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The primary objective of this project is to provide an inventory of all vascular plants in the flora, covering the ferns, fern allies, orchids, and gymnosperms and non-orchid monocotyledons, already have been published. The Plants of Mount Kinabalu, 4 enumerates the dicotyledon families Acanthaceae to Lythraceae, roughly half of this major group. A final volume on the dicotyledons is expected to be completed in about three years.
The Kinabalu flora includes over 5000 species of vascular plants, and is one of the most diverse if not the most diverse flora in the world. Additionally, Mount Kinabalu has been a centre of extremely active plants evolution and speciation and presents a spectacular natural laboratory for studying these processes.
This fourth volume in the series contains sections on the historical aspects of plant collecting on Mount Kinabalu, a biographical sketch of two of the most important collectors, Mary Strong and Joseph Clemens, to whom the book is dedicated, analysis of the collections, elevational distribution of the dicotyledons, a list of cultivated and introduced dicots, enumeration of the species, and indexes to numbered collections. Information is provided for each species on literature, habit, habitat, elevation range, and specimens upon which the study is based. These dicotyledons include 83 families, 430 genera and about 1575 species, subspecies and varieties. Almost 20,000 specimens were examined and recorded for the project. These were collected over a period of 150 years (1851-2000) by about 282 naturalists, explorers, botanists and local people, and are the basis for virtually all accumulated knowledge of the Mount Kinabalu flora. The book is particularly authoritative because of the collaboration of 25 noted specialists in various plants groups.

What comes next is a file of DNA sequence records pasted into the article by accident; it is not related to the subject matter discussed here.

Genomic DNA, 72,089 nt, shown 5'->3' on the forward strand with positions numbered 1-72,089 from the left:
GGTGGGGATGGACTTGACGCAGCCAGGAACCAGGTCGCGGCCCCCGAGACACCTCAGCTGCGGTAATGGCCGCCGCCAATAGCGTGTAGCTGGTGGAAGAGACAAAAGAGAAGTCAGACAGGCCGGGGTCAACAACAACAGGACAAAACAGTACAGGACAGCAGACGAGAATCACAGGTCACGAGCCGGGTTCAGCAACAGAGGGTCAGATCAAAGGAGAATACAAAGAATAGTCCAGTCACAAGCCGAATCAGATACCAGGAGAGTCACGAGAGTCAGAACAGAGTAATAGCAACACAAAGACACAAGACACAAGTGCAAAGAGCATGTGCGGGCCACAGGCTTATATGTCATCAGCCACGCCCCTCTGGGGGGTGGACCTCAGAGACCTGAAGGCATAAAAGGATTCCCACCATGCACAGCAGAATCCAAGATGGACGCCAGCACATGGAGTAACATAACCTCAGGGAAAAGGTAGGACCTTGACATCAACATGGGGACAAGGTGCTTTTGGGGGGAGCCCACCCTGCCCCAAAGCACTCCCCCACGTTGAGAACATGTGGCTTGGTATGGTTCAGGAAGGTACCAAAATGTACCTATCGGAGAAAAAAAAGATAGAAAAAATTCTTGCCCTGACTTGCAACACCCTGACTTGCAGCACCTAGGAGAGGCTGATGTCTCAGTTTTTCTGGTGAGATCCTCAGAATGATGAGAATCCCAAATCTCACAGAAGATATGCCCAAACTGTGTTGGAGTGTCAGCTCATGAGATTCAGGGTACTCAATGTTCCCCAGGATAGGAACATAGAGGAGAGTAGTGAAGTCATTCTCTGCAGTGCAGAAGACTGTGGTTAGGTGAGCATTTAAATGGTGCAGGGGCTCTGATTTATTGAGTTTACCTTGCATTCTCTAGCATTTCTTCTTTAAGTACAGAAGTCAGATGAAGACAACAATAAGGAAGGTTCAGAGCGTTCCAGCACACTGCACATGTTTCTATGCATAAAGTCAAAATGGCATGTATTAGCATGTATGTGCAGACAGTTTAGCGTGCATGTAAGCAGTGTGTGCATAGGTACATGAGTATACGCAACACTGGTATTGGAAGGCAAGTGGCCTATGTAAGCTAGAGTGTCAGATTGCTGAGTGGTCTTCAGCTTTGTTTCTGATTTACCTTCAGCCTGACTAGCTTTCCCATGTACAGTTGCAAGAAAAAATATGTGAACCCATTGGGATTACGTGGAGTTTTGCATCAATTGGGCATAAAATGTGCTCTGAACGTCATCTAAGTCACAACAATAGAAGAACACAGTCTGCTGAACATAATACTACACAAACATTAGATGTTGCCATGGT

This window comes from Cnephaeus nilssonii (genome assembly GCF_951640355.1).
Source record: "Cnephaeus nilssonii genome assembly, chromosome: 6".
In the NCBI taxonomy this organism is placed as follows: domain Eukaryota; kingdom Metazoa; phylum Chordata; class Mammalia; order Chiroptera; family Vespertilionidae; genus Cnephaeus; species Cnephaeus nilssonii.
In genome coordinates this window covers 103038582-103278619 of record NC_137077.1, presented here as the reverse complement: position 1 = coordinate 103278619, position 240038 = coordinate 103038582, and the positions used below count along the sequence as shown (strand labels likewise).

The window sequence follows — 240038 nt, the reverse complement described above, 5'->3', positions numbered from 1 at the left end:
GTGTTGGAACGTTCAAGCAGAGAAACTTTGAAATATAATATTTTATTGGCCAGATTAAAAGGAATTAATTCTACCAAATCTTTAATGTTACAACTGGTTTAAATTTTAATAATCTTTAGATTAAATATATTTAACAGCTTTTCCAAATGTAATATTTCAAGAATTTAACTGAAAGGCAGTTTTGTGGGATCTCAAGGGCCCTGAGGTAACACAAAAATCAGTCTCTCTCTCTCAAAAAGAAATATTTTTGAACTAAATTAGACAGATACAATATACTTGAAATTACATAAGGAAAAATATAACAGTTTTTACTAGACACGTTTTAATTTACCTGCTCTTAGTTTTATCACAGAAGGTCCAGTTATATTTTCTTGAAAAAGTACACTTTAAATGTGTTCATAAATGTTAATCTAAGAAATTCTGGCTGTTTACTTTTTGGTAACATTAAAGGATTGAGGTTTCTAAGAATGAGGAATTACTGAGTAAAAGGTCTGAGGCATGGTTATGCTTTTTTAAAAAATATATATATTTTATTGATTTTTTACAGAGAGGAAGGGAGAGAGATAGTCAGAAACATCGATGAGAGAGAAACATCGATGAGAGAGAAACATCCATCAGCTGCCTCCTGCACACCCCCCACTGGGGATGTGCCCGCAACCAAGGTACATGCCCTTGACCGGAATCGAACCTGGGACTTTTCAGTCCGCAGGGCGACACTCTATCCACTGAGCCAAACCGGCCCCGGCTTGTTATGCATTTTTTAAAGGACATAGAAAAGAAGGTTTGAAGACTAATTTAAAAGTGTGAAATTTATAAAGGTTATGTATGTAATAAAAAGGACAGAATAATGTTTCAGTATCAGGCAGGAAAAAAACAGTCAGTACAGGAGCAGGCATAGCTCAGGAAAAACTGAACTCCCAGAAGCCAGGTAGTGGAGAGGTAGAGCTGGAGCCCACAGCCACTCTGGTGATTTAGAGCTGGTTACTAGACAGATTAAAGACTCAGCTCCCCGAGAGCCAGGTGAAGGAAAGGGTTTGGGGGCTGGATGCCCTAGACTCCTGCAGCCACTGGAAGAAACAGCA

The last comprehensive works on the Kinabalu flora were O. Stapf’s monumental 1894 account, On the Flora of Mount Kinabalu, In North Borneo and L. S. Gibbs’s 1914 work, A Contribution to the Flora and Plant Formations of Mount Kinabalu and Highlands of British North Borneo. Stapf’s paper listed only 90 taxa in the families covered by this volume. Thus the present work includes a 17-fold increase in taxa since Stapf’s time, and has the advantage in knowledge of the flora and improvements in the scientific methodology for conducting such a study.
The project involves new and innovative procedures for conducting floristic inventories, and is serving as a model for similar projects in other parts of the world. Specimens have been examined in some 36 different herbaria, including all relevant specimens at the Royal Botanic Gardens, Kew, the Natural History Museum, London, and the National Herbarium of the Netherlands, Leiden Branch. Gibbs had about 229 collections available for the dicotyledons in this group in her account, and Stapf had only about 155. In contrast, the present study is based upon nearly 20,000 specimen records representing 12,125 collections accumulated over the 150 years since Mount Kinabalu was first explored by Hugh Low in 1851.